I. Bank Records or Written Communications
a. Contributions of Cash, Check or Credit
If the donation is a contribution of cash, check, or credit, the donor cannot claim a tax deduction unless he or she maintains a record of the contribution in the form of either a bank record (such as a cancelled check) or a written communication from the charity (such as a receipt or letter) showing the name of the charity, the date of the contribution, and the amount of the contribution. In lieu of a cancelled check, the IRS will accept a bank statement showing the date of the check, the amount and the payee or a copy of the check from an online banking website.
b. Payroll Deductions
For charitable contributions made by payroll deduction, the donor may use both of the following documents as written communication from the charity: (1) a pay stub, Form W-2, and Tax Statement, or other employer-furnished document furnished by the employer that shows the amount withheld and paid to a charitable organization, and (2) a pledge card prepared by or at the direction of the charitable organization. However, if a donor makes a single contribution of $250 or more by payroll deduction, the pledge card must include a statement to the effect that the organization does not provide goods or services in consideration for contributions to the organization by payroll deduction.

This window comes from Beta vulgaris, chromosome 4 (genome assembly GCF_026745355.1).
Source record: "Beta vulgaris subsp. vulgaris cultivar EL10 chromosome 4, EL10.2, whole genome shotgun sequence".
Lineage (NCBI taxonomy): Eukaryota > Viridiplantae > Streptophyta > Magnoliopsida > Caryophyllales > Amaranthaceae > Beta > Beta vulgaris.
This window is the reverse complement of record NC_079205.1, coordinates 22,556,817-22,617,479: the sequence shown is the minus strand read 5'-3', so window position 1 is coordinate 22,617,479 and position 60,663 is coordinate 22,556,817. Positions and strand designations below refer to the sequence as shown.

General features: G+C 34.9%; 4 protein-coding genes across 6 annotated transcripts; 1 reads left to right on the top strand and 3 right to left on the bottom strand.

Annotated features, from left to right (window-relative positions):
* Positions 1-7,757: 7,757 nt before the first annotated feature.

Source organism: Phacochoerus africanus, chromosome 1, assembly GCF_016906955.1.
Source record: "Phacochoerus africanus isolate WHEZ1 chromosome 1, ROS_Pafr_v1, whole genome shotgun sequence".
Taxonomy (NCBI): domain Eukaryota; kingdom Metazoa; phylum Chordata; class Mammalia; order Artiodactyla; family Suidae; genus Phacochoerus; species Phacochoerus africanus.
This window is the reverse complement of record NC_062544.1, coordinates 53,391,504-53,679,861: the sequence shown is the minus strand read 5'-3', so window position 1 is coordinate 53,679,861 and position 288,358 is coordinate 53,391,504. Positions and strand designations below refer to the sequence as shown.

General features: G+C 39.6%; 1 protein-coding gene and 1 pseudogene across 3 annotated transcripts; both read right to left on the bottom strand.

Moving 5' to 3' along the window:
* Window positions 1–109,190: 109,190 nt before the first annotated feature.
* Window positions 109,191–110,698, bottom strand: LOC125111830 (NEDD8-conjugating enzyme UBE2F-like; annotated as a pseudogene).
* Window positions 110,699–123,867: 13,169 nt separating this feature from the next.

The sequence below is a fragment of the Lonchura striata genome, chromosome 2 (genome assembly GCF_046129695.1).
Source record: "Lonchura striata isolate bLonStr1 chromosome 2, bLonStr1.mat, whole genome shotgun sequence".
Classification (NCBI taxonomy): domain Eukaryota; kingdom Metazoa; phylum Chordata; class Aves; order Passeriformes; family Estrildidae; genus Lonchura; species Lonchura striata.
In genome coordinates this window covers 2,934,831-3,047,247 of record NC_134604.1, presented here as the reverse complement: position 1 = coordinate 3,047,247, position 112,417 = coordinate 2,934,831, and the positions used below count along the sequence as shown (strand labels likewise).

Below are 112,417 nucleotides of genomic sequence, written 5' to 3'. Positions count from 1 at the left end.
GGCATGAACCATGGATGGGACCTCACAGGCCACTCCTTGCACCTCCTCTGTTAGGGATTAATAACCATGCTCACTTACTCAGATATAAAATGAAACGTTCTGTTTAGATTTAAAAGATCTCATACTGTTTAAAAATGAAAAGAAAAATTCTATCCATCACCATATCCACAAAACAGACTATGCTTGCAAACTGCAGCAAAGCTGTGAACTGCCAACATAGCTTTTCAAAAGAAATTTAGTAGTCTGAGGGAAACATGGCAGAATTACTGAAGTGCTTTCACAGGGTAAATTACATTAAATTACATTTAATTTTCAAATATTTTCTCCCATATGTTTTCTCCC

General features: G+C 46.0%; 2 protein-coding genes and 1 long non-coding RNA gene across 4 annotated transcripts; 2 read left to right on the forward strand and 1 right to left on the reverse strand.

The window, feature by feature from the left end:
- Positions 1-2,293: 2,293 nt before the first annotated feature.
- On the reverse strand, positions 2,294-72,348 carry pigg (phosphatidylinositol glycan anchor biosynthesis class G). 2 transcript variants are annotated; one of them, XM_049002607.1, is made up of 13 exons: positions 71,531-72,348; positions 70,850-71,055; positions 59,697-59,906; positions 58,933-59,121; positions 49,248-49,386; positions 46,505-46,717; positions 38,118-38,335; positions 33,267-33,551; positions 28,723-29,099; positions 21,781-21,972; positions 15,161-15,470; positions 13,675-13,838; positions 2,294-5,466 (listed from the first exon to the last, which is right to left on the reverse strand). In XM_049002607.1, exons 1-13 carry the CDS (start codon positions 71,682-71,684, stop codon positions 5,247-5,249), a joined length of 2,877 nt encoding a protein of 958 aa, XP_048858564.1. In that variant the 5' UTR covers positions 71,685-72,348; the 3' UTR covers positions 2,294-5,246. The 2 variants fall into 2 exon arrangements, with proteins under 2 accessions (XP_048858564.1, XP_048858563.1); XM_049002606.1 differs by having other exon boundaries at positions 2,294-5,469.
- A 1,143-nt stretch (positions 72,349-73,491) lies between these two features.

II. Written Acknowledgement from a Charity
For a donor to claim a tax deduction of $250 or more, he or she must obtain a contemporaneous written acknowledgement from the charitable organization. The written acknowledgment should contain the following information:
The name of the charitable organization
The amount of cash contributed
A description (but not the value) of any non-cash contributed
A statement that no goods or services were provided by the organization in return for the contribution (if that was the case)
A description and good faith estimate of the value of goods or services, if any, that the organization provided in return for the contribution
A statement that goods and services, if any, that the organization provided in return for the contribution consisted entirely of intangible religious benefits, if that was the case
Each donation of $250 or more may either be separately acknowledged by the charity, or with a single annual donation summary. Separate donations of less than $250 are not required to be aggregated. For example, a written statement is not required for annual contributions of more than $250 to a church if the contributions were paid periodically in amounts less than $250. There is no I.R.S. form for these acknowledgements, thus any letter, postcard or email with the previous information will be acceptable. The acknowledgement is not required to be attached to the donor’s individual tax return, but instead should be retained so the donation should be substantiated.
For the written acknowledgment to be considered contemporaneous with the contribution, a donor must receive the acknowledgment by the earlier of: the date on which the donor actually files his or her individual federal income tax return for the year of the contribution; or the due date (including extensions) of the return. A statement obtained at the time of an audit of a tax return will not be considered contemporaneous.